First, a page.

Overturn of DOMA Opens Policy Options for Employers
The ruling’s impact may be greatest for smaller businesses that don’t have comprehensive coverage packages for LGBT workers.
The Supreme Court’s ruling in June that struck down the 1996 Defense of Marriage Act, popularly known as DOMA, should have a major effect on efforts to advance lesbian, gay, bisexual and transgender rights in the workplace. It means married gay and lesbian couples are now entitled to the same federal benefits as heterosexuals.
But what exactly does progressive policy for gay and transgender employees look like today, and how can companies achieve it?
Gay and lesbian activists say there are obvious models for companies looking to enhance benefits and policies to attract and retain LGBT employees. Many large employers have for several years gone well beyond existing legal requirements to provide those benefits. The ruling’s effect may be greatest for smaller businesses that don’t have comprehensive coverage packages for LGBT workers, said Todd Solomon, a partner in the Chicago office of the law firm McDermott Will & Emery, with an expertise in benefits for domestic partners.
As a result of the DOMA ruling, gay couples married in states that recognize domestic partnerships will have a clear path to benefits on par with their heterosexual colleagues. However, 35 states don’t recognize same-sex marriage, so it’s still unclear how legal requirements will play out for domestic partner benefits, Solomon said.
“We’re still in a complicated place,” added Selisse Berry, CEO of Out & Equal Workplace Advocates, a San Francisco-based advocacy group for LGBT workers. “But the ruling certainly moves the dial forward, not only for those who are protected, but it sets up more of an expectation that more and more LGBT people will be looking for equal treatment.”
The Human Rights Campaign, a civil rights group for LGBT Americans based in Washington, D.C., provides a glimpse of what a progressive benefits package might look like. The HRC Foundation in 2002 launched a Corporate Equality Index to rank large corporate employers on their efforts to secure the dignity and equality of LGBT employees.
In its first year, 13 businesses received a top score of 100 percent. In 2013, 252 companies had a 100 percent ranking.
Many of the top-ranking companies have recently extended policies to transgender employees. There has been a recent push to recognize gender identity disorder in benefit plans and, at a minimum, provide coverage for sex reassignment procedures and hormone treatments.
The Supreme Court ruling will also push employers toward what had been a small but developing trend of offering a tax gross-up of health insurance benefits for domestic partners, Solomon said. Domestic partners will also qualify for estate tax exemptions and head-of-household deductions. Gay spouses can also file their federal tax returns jointly and can qualify for the Family Medical Leave Act to care for an ill spouse. Domestic partners married to legal residents can apply for green cards and visas.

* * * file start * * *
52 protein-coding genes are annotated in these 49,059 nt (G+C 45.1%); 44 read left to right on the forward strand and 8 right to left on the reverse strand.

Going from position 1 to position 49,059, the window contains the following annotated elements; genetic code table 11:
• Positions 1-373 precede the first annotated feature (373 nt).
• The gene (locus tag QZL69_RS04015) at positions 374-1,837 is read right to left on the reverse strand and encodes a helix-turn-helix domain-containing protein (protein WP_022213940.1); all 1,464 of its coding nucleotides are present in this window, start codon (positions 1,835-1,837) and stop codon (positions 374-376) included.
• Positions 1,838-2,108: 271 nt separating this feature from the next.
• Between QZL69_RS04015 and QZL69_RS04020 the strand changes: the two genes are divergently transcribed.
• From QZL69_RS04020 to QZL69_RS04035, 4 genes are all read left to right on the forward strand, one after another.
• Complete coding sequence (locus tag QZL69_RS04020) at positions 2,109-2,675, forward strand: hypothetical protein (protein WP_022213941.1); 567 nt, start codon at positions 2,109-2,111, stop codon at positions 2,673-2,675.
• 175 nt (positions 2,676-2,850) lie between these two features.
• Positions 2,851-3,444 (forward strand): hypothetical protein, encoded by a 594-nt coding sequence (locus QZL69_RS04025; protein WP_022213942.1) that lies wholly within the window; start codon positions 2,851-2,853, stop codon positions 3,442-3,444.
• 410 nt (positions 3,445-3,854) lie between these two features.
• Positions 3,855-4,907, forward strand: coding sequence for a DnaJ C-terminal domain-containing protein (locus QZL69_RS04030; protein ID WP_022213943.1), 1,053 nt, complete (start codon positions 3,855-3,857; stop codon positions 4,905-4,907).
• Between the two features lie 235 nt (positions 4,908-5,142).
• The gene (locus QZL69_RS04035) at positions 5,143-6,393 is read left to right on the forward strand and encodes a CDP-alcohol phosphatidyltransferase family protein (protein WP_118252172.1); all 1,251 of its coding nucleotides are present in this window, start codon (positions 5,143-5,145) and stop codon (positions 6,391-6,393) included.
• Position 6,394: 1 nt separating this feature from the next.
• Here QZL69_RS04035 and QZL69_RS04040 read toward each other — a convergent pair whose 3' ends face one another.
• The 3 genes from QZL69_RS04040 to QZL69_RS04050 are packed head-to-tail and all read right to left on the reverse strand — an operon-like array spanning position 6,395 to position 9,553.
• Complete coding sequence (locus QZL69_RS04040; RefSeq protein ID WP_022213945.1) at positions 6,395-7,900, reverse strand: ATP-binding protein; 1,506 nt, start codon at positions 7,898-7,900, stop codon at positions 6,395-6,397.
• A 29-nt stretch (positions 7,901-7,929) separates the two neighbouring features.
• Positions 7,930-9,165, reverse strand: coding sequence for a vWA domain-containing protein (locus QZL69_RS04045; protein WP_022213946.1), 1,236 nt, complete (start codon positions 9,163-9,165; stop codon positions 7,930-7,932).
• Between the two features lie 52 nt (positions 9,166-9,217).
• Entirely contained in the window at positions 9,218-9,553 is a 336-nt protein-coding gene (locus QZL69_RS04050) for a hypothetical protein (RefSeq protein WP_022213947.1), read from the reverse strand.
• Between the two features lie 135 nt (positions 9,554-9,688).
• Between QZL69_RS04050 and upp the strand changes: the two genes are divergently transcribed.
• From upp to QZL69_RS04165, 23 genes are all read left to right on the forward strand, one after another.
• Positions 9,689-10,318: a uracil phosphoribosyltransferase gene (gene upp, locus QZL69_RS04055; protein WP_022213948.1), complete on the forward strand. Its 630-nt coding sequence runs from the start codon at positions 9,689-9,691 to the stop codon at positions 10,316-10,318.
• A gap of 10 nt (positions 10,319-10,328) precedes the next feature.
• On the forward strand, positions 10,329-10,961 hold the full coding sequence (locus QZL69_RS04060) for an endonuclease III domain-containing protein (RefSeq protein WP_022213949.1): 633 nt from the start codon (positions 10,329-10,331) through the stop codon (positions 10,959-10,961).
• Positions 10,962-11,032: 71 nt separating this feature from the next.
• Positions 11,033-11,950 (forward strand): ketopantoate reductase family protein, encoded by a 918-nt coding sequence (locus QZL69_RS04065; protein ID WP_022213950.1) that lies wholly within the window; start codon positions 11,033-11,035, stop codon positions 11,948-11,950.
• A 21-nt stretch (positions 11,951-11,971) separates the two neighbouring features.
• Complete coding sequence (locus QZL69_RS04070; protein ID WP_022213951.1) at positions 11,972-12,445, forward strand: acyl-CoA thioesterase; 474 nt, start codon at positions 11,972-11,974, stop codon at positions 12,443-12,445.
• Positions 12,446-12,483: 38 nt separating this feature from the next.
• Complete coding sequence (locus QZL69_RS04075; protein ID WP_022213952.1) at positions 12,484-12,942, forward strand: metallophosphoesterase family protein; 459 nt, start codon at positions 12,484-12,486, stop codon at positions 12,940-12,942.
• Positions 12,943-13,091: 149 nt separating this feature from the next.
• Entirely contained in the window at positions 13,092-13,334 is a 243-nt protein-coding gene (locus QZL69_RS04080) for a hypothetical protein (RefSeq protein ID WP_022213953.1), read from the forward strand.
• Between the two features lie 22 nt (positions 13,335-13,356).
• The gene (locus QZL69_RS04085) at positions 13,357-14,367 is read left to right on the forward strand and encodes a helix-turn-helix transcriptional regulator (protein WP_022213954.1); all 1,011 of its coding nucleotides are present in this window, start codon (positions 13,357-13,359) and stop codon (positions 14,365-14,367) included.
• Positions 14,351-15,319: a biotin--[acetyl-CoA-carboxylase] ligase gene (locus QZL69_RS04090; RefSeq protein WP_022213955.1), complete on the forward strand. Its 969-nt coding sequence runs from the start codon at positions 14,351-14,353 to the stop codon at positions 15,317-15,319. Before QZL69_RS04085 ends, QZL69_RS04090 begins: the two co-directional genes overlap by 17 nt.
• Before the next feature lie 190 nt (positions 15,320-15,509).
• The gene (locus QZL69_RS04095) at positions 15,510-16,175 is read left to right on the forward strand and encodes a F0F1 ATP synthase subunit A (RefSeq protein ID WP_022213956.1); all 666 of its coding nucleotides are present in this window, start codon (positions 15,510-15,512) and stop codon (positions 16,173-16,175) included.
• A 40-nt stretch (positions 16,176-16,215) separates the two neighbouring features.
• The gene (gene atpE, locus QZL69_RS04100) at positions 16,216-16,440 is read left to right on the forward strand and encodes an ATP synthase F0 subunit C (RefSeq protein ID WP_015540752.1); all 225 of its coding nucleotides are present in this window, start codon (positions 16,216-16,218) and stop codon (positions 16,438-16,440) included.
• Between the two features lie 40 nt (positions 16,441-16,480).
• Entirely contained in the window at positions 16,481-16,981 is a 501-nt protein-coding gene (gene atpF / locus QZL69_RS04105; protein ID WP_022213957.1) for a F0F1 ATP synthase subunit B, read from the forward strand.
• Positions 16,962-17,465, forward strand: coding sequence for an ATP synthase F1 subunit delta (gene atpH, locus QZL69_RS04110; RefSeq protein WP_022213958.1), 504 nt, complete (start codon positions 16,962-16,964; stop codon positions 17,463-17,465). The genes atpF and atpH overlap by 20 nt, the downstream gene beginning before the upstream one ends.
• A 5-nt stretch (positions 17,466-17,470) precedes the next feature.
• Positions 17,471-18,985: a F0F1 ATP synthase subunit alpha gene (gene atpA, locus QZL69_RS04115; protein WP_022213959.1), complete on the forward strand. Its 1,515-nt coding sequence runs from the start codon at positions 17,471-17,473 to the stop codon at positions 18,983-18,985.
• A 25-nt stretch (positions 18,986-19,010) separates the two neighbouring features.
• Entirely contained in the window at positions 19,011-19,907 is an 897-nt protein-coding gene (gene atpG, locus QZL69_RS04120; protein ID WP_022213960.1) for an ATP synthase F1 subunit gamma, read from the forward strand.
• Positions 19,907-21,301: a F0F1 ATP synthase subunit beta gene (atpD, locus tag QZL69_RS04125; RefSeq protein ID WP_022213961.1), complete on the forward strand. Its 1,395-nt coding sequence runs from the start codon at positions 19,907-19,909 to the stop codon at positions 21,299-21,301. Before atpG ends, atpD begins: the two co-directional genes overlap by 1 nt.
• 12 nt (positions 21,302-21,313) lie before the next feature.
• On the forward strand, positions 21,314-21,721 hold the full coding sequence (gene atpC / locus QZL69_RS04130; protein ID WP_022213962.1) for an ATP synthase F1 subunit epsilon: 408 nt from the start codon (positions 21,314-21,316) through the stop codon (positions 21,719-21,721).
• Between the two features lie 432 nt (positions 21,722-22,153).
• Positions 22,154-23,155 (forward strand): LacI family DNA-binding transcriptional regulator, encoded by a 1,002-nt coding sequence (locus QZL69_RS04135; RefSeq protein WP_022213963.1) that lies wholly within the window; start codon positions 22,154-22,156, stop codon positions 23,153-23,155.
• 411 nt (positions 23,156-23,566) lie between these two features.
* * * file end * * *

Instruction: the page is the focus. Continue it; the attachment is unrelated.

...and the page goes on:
In its 2013 rankings, the Human Rights Campaign reported that a majority of Fortune 500 companies offered both sexual-orientation and gender-identity protections against discrimination in their employment policies. In 2002, just 3 percent of companies included gender identity in their nondiscrimination policies. By 2013, that percentage jumped to 57 percent. The percentage of companies including sexual orientation in their nondiscrimination policies grew from 61 percent in 2002 to 88 percent in 2013.
Dallas-based AT&T Inc. is consistently ranked near the top of HRC’s rankings, and the communications giant was one of the first companies to offer domestic partner benefits, beginning in 1998, said Theresa Bates, the company’s lead diversity consultant. In 2002, AT&T first began offering transgender employee benefits, and by 2011 all employee populations were eligible. “There’s been a long tradition at AT&T of supporting diversity and inclusion,” Bates said. “We just believe it’s a productivity game-changer when you can come to work and be your true self.”
Mining and metals company Alcoa Inc., which has also been highly ranked by HRC, has for many years offered health care coverage to LGBT employees that allows their dependents and spouses to be treated the same as dependents and spouses of heterosexual employees. Still, the company wanted to stand out even further as a leader in attracting and retaining LGBT workers.
As a result, Alcoa launched an employee resource group called EAGLE, or Employees at Alcoa for Gay, Lesbian, Bisexual and Transgender Equality. From the group’s inception in 2007, heterosexual employees were encouraged to join as “straight allies.”
Through an internal online forum, heterosexual employees frequently post comments in support of EAGLE, which is helping to build momentum. Today, 80 percent of EAGLE’s 400 members are heterosexual, says Molly McGovern, global co-leader of EAGLE and a project manager of business excellence and corporate strategy projects at Alcoa.
While there are a total of 61,000 Alcoa employees worldwide, EAGLE has the fastest-growing membership of any affinity group and company leaders have been thrilled with the growing level of support for it companywide. By having so many heterosexuals involved in the group, LGBT employees “can bring their whole selves to work,” McGovern said. That’s a key factor, given that a recent study from the Center for Talent Innovation reports 48 percent of LGBT employees are still closeted at work, and 58 percent report hearing derogatory comments and jokes at work.